The Overlooked Power of Audio 

July 4, 2024 | General
The Overlooked Power of Audio 

It’s Not The Look vs The Sound… 

The audio marketing industry is big business, and understandably keen to retain – and grow – its share of the advertising pie. As media fragments into more and more avenues for marketing, radio fights its corner by promoting its defining strength: pure audio. It usually does so by focussing on great radio campaigns, and the emotional power of creating compelling theatre of the mind. 

It has traditionally positioned itself against television, a huge competitor when chasing advertising dollars (especially in the pre-social media age). It makes sense, but it also sets this up as a binary choice: do you want sound, or do you want vision?  

Let’s take a different approach: instead of turning our back on TV, let’s look at the power of audio used in television commercials.   


It’s How Well You Use the Sound 

Even when visuals are being employed, it may surprise you just how much the actual sound of TV ads resonates – and how much the impact would be lessened without audio. We’ll start with an Australian classic. Remember the ad where one woman is mad at another and shouts something at her as she disappears down the street? Maybe. 


But if we said the words ‘Not happy, Jan’ you’d know exactly what we’re talking about.  

 It’s rightfully an all-timer, with a level of cultural penetration it could never have achieved through visuals alone. Sure, the pictures matter, but there’s no way this ad has the impact it did without the smart use of audio.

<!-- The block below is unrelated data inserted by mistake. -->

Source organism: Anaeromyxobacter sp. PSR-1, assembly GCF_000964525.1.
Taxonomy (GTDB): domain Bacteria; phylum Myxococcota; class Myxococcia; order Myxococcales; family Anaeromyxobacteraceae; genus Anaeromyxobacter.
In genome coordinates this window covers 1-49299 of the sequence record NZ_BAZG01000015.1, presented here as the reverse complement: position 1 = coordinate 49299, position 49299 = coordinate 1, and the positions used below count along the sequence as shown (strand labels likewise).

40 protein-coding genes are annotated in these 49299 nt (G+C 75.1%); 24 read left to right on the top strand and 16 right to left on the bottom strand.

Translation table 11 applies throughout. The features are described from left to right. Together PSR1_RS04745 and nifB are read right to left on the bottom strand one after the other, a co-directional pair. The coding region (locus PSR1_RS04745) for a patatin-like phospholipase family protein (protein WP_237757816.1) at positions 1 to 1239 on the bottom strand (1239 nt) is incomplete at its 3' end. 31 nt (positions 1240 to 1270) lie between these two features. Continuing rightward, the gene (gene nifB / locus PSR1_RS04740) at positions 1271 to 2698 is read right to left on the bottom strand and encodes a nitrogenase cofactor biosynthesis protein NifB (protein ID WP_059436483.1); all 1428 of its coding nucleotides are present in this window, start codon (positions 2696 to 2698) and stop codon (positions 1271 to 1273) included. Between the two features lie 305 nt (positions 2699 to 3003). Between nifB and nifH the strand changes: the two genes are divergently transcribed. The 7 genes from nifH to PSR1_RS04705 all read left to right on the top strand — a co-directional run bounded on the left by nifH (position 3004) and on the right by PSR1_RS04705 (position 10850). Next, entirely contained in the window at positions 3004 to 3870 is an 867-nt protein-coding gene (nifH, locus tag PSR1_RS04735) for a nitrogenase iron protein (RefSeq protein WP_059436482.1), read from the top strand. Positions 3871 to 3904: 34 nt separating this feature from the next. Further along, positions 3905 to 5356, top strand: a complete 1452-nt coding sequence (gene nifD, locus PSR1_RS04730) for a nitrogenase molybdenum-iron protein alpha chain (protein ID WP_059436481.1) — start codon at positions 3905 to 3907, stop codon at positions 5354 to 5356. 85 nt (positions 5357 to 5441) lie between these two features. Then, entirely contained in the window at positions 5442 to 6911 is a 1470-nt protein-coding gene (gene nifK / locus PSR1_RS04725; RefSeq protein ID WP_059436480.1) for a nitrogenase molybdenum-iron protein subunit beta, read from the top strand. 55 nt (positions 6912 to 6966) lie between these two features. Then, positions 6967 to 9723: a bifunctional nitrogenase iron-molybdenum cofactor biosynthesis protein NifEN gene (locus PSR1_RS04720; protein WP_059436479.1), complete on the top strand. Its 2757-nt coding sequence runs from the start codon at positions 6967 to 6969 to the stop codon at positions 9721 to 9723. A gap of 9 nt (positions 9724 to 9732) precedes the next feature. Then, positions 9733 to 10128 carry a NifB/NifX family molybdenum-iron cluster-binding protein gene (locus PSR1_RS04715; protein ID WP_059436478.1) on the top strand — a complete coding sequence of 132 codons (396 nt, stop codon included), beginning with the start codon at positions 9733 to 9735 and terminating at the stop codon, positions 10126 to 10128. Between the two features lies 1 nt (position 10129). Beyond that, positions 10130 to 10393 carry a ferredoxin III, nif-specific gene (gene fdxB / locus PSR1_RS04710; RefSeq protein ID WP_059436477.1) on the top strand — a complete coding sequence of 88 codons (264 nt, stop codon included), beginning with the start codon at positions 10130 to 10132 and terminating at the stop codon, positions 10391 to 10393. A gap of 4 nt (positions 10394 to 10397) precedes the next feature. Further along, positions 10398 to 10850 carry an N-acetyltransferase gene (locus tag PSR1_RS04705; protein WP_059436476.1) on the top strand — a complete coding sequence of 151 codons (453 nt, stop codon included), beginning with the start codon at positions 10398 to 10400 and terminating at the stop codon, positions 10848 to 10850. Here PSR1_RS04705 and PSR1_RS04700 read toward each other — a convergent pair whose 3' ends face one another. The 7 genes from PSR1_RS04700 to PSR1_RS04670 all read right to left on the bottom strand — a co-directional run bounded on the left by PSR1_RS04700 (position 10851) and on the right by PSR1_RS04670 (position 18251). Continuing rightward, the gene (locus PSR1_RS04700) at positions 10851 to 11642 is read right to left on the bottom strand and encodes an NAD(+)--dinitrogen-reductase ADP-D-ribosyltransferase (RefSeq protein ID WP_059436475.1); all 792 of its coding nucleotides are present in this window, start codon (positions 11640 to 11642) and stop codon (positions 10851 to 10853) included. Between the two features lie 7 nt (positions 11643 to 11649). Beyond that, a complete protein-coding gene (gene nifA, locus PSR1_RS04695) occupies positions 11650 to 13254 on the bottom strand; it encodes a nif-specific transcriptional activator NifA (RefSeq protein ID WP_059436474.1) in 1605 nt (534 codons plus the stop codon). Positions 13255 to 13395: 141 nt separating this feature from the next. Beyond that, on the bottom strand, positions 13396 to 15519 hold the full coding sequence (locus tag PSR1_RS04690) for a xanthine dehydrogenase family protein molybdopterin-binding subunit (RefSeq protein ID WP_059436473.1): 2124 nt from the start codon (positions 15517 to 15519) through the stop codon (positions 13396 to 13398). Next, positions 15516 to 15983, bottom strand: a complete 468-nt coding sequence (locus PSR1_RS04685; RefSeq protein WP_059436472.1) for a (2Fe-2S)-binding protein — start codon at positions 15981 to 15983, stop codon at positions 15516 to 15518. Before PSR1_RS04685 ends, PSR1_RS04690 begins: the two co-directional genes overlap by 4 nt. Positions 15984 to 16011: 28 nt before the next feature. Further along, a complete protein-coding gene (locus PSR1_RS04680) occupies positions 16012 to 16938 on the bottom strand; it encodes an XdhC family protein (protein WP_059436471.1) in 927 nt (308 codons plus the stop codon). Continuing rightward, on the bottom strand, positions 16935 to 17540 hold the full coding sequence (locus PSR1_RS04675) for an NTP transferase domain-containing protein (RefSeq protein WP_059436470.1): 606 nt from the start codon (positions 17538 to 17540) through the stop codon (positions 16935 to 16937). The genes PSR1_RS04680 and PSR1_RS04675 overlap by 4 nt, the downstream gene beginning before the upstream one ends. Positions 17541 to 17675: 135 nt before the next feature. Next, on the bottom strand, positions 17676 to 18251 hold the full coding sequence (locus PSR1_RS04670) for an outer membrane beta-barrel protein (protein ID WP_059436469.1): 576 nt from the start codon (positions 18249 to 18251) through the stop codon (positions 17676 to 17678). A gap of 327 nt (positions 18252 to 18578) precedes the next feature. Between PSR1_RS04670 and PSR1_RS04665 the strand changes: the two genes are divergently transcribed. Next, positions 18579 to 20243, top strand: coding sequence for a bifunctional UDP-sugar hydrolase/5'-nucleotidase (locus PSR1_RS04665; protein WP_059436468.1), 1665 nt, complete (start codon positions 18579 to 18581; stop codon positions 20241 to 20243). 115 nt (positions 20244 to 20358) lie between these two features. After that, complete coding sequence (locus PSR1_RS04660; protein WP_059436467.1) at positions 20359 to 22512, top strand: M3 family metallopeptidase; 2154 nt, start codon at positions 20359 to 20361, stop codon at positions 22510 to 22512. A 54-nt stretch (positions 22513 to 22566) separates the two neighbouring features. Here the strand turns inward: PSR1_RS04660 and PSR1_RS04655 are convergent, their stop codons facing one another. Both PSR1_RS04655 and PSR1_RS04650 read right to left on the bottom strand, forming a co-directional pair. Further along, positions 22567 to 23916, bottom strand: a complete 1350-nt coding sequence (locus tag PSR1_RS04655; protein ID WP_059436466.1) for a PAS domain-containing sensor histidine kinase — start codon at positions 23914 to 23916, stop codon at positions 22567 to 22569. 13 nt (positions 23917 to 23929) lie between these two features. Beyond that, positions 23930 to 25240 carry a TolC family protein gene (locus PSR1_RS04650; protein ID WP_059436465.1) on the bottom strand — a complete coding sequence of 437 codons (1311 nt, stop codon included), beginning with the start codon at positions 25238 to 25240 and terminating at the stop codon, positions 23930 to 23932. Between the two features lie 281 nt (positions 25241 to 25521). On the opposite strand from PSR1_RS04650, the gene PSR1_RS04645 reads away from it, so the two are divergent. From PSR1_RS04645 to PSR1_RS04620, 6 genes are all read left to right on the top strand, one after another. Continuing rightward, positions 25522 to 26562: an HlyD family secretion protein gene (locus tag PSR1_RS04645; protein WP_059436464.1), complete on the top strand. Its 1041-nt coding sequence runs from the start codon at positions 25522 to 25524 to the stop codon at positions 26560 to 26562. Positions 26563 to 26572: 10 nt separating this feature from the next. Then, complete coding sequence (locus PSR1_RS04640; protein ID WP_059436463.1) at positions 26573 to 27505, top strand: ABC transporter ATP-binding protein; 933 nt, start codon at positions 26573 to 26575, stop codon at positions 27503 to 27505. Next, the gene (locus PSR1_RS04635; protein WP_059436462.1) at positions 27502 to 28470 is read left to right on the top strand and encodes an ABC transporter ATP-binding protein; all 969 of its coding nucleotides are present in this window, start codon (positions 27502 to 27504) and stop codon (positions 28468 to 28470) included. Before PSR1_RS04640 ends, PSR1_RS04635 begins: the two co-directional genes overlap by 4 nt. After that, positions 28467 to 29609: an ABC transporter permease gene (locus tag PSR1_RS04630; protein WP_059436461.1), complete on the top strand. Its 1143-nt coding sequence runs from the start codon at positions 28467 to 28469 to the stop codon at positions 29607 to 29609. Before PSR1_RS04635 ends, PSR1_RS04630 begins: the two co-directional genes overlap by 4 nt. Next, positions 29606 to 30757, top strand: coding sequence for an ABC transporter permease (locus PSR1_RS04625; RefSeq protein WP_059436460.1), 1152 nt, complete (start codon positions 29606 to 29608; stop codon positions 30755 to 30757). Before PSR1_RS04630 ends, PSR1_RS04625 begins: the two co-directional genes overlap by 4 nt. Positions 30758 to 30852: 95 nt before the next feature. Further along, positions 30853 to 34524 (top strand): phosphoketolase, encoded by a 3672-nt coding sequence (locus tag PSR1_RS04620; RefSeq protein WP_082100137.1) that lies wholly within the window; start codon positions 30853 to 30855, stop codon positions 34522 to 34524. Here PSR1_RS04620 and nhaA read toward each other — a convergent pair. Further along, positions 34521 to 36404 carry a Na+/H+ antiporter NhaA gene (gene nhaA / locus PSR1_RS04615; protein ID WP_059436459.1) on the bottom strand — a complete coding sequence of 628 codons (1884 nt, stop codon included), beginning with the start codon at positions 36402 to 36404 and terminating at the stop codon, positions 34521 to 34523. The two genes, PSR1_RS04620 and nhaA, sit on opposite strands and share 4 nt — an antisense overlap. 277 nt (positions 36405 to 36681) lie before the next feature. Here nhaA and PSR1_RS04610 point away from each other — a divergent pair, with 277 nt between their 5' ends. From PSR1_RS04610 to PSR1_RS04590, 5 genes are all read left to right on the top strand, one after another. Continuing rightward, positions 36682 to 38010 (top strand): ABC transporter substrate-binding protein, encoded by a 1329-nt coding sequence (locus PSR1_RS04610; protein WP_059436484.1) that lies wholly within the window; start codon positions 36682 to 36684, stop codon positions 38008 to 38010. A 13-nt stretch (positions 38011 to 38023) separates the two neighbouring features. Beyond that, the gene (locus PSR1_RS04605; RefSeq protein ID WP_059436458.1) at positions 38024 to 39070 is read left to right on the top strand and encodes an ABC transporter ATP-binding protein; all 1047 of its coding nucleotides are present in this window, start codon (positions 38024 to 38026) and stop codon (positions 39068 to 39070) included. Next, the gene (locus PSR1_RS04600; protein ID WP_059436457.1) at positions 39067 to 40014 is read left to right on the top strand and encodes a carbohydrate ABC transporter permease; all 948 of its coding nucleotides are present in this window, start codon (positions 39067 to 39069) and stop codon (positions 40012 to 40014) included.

How about A Big Ad? Of course this is a big ad. And you didn’t need to be in the room to know what it was, because the audio did so much work (also note Carmina Burana is still under copyright so NOT a classical piece you can leverage for a marketing campaign as we covered recently) LINK TO PREVIOUS 

Again, the visuals play a crucial role. But we’ll argue it’s the audio here that does the heavy lifting and makes the ad as memorable as it is. 



Heading overseas, Cadbury came up with a spot people really loved. You’re probably already picturing the gorilla at the drumkit: it’s a completely irreverent, beautifully framed, and memorable sight. But without the right song, this could have faded from memory very quickly. 




In Moving Pictures, Sound says What About Me? 


These are just three obvious examples of the audio playing a crucial role in the success of a TV campaign. Remove sound from any of those ads and the impact is wildly reduced.  


That’s not to dismiss the fact that TV commercials come with sound by default. And that simply proves our original point: pushing the power of audio by focusing solely on audio really doesn’t demonstrate the full potential impact of a smart script, great sound choice, and great sound design. 


Making it a binary choice sells audio short. Yes, great ads exist in audio-only form. But let’s not forget the role sound plays in elevating the visual side of marketing as well, and maybe the audio industry will start including examples like the above when they sell the power and benefits of what we do. 


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